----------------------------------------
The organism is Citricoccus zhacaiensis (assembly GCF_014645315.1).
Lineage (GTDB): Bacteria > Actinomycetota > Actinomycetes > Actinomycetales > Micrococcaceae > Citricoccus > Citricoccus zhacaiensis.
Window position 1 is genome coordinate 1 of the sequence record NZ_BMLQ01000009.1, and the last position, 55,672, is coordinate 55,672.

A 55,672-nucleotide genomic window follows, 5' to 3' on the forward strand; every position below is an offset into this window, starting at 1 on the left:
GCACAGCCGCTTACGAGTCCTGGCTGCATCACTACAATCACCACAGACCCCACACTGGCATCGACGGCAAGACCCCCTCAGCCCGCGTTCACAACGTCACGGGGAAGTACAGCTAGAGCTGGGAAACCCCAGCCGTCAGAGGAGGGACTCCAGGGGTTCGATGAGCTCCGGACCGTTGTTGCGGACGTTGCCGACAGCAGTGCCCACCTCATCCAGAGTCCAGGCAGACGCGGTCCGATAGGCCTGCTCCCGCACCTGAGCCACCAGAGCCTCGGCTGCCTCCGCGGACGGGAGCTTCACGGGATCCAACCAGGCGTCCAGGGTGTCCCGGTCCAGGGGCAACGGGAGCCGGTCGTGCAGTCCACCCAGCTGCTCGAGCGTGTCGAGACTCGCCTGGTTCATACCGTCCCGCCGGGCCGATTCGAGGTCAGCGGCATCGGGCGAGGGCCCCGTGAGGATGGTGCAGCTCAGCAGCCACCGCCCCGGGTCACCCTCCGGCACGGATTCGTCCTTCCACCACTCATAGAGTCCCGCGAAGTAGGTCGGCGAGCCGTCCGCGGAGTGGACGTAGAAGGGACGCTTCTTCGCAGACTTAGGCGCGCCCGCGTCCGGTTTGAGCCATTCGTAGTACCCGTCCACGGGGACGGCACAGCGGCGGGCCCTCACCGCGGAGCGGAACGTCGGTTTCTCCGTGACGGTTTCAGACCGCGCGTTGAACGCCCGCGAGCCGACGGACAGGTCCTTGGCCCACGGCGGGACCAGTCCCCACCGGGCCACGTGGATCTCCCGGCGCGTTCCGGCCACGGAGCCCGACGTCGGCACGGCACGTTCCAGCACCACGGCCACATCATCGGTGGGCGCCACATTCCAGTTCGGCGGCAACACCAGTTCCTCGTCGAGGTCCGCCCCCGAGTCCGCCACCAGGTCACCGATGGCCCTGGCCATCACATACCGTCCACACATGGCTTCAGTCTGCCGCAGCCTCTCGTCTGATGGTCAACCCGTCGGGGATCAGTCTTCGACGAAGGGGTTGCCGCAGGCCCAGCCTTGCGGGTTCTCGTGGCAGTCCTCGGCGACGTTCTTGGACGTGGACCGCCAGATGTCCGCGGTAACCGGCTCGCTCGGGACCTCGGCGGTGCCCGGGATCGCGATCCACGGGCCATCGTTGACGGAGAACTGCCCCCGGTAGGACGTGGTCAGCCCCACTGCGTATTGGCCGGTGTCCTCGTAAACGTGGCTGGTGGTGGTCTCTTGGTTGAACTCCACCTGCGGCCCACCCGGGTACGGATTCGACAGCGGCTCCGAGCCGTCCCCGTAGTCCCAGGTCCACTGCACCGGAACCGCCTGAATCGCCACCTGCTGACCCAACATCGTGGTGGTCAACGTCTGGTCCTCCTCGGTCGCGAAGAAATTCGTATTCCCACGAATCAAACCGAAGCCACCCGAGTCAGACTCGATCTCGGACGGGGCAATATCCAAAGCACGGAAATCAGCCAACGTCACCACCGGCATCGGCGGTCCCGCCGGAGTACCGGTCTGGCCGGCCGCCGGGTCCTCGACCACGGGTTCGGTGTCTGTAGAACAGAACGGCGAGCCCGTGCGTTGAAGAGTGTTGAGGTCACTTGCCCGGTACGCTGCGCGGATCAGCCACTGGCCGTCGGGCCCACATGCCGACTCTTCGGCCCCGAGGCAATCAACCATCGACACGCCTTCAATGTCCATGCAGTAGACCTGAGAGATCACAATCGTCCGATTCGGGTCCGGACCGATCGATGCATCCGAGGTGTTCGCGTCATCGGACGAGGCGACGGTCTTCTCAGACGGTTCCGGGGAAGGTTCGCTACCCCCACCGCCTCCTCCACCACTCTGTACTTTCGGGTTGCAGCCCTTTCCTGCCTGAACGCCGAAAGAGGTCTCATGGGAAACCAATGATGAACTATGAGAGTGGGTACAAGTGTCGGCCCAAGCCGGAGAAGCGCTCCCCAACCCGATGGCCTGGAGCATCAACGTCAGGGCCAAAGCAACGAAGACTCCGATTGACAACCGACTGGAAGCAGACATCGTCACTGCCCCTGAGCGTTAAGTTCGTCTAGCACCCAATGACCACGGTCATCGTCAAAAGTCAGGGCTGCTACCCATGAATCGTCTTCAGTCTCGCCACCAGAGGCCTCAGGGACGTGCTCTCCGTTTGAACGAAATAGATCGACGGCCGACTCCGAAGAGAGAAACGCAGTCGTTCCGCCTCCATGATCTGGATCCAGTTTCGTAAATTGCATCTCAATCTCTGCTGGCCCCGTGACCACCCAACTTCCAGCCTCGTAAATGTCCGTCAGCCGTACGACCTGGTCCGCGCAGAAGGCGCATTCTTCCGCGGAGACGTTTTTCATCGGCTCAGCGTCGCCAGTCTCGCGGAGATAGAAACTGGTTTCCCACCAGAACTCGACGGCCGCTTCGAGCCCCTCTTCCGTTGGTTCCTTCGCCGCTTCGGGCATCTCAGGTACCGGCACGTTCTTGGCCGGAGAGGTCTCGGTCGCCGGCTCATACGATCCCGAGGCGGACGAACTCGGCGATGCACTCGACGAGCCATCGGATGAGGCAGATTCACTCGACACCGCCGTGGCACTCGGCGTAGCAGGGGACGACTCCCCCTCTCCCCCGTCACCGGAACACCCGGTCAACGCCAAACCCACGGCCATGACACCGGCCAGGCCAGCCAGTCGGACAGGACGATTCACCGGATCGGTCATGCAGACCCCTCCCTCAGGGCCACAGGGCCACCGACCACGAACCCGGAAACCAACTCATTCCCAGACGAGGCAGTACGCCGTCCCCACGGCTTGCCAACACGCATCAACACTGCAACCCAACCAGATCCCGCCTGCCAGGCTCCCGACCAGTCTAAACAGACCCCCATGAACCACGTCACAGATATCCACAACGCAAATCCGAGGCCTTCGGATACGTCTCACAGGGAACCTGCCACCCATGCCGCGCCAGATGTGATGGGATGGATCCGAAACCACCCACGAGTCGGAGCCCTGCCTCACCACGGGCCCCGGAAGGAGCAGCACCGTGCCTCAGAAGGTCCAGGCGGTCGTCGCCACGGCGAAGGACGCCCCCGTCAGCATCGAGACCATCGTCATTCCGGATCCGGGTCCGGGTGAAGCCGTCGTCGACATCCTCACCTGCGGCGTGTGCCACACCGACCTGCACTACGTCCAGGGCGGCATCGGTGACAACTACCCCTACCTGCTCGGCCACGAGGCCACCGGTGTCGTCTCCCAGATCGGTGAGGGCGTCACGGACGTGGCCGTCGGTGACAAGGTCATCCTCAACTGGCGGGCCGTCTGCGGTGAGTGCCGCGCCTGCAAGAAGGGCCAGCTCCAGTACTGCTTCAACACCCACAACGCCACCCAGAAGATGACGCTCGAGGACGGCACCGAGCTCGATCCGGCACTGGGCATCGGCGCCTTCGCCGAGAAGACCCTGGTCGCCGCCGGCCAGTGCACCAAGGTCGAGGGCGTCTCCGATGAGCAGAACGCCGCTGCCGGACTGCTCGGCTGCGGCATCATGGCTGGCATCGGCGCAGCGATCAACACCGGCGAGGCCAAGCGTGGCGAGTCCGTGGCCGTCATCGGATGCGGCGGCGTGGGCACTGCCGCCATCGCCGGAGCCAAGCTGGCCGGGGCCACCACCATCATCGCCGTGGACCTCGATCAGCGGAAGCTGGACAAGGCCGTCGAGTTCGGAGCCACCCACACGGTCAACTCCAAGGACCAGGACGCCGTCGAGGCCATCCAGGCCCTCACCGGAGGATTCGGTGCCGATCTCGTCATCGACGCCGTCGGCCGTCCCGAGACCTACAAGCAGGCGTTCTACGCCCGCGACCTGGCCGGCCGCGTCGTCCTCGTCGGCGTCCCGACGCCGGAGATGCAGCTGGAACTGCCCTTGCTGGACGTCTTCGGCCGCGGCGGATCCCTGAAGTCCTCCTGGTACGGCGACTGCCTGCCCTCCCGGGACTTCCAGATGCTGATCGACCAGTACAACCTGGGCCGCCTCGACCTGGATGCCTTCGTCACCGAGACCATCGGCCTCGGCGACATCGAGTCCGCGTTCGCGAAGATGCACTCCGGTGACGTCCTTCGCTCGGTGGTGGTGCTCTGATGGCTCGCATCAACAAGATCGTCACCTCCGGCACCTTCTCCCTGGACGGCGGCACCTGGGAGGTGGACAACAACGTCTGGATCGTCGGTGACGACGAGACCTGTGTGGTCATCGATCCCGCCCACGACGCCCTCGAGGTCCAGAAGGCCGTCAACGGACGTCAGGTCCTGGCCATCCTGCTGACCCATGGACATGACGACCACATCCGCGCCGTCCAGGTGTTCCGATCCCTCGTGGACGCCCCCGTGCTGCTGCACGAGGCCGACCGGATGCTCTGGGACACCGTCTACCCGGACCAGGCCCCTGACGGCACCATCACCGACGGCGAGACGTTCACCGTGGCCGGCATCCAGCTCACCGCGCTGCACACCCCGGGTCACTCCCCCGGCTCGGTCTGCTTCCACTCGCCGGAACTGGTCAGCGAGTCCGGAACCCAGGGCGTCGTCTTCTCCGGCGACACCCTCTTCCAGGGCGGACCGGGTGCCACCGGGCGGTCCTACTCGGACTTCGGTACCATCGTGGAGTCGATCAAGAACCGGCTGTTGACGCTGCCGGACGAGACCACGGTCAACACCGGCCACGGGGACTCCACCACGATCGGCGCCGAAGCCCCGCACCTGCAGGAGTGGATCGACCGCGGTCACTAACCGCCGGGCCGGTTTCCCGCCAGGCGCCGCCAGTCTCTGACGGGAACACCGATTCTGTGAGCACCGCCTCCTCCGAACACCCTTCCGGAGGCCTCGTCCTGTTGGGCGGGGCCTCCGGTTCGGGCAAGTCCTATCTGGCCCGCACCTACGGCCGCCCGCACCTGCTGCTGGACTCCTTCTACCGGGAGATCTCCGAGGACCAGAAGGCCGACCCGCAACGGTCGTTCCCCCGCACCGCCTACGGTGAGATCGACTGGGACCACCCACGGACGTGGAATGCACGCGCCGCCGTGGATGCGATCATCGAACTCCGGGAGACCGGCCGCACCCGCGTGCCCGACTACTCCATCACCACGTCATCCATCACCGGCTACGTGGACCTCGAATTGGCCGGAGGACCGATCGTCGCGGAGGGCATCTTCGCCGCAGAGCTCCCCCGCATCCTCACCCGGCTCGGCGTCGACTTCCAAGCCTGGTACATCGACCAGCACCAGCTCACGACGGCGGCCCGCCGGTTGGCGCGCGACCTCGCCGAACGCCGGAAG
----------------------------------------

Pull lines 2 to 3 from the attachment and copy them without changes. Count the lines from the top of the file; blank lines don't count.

Lineage (GTDB): Bacteria > Actinomycetota > Actinomycetes > Actinomycetales > Micrococcaceae > Citricoccus > Citricoccus zhacaiensis.
Window position 1 is genome coordinate 1 of the sequence record NZ_BMLQ01000009.1, and the last position, 55,672, is coordinate 55,672.